The Real Cost of Mediocre Education
Yesterday, millions of Americans across the company scrambled to file their tax returns before the midnight deadline in hopes that they’ll receive a substantial refund from the IRS. It was also a day where Americans really thought about all the money they’ve given up to the government or about the places they might spend their refund check. Besides taxes, Americans should also be thinking about the real cost of mediocre education.
From extra remediation classes and lost opportunities due to inadequate skills, Americans are wasting billions of dollars annually.
It’s shocking to know that the amount of time that college students need to spend in remedial courses is rising. From 1995 to 2000, the percentage of colleges reporting that students had to spend at least one year in remedial courses has increased from 28 percent to 35 percent.
Just at the community college level, families spend an additional $283 million to pay for remedial courses every year, and taxpayers foot an extra $978 million. One group estimates that counting lost productivity from students who take remedial courses, poor preparation for college costs the United States $2.3 billion annually. (Alliance for Excellent Education. (2006). Paying Double: Inadequate High Schools and Community College Remediation. Washington, DC: Author)
This is a problem that we can solve. By implementing real education reform, including common, rigorous standards, effective teachers in our classrooms and giving more time and support for learning, our students will be better prepared for college and no longer be required to waste time or money on remedial classes.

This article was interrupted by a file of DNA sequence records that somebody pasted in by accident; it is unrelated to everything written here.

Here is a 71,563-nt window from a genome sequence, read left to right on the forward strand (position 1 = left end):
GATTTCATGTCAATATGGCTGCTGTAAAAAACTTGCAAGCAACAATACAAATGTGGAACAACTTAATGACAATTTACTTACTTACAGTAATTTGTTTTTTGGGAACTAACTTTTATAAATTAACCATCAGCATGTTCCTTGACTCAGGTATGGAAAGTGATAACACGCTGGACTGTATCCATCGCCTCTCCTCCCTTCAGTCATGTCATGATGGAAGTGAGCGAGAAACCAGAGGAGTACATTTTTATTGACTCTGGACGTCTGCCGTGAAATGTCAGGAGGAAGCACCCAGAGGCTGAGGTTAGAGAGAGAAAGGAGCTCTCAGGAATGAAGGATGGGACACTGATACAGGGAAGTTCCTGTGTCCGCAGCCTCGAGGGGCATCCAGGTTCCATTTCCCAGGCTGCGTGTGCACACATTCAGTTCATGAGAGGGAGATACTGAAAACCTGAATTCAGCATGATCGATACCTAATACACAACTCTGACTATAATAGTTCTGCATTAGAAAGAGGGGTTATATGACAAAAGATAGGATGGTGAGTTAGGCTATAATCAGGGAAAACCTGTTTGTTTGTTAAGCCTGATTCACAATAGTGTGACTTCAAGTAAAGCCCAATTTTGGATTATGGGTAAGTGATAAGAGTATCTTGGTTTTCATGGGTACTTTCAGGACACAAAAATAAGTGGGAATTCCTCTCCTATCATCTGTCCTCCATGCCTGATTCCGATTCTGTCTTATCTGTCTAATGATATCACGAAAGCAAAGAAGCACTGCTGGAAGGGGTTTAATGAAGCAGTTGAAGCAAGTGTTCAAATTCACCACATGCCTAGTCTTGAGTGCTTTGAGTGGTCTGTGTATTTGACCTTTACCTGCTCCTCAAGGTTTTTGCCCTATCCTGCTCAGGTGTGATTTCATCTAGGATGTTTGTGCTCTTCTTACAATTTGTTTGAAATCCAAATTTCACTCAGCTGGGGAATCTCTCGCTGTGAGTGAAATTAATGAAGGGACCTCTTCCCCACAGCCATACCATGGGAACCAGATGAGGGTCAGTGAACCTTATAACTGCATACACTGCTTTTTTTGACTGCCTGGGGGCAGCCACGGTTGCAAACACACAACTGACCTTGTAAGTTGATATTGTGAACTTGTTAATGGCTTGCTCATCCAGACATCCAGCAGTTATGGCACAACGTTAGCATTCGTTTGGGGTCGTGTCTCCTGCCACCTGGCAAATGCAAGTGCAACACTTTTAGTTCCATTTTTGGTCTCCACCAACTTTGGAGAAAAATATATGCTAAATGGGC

Philadelphia’s Charter Schools
Our team will be leading a discussion of the documentary Two Million Minutes Wednesday at Mastery Charter School in Philadelphia. In gearing up for the upcoming event, I’ve been giving a lot of thought lately to charter schools. As many of you know, charter schools are founded by parents, educators, community groups or private organizations and they are funded with taxpayer money. Essentially, they operate as deregulated public schools that accept increased accountability in exchange for decreased regulations and requirements.
A colleague of mine came across an interesting working paper published by RAND on “Evaluating the Performance of Philadelphia’s Charter Schools” and I thought I’d share it with you. The paper reports that Philadelphia has seen a dramatic increase in the number of charter schools since 1997. Beginning with only three, the school district now has over 60. The report examines the effects that charter schools have had on student achievement in Philadelphia and its results are quite impressive.
“Charter schools have exhibited an increase in the percent of students reaching proficiency in recent years.”
The report illustrates that the percent of charter students reaching proficiency in math increased from 24.1 percent to 46.7 percent. Student’s proficiency in science also increased from 16 percent to 45 percent.
The creative ways in which charter schools use the additional time is instructive to policy-makers and practitioners around the nation and could explain some of the great achievement results students have gained.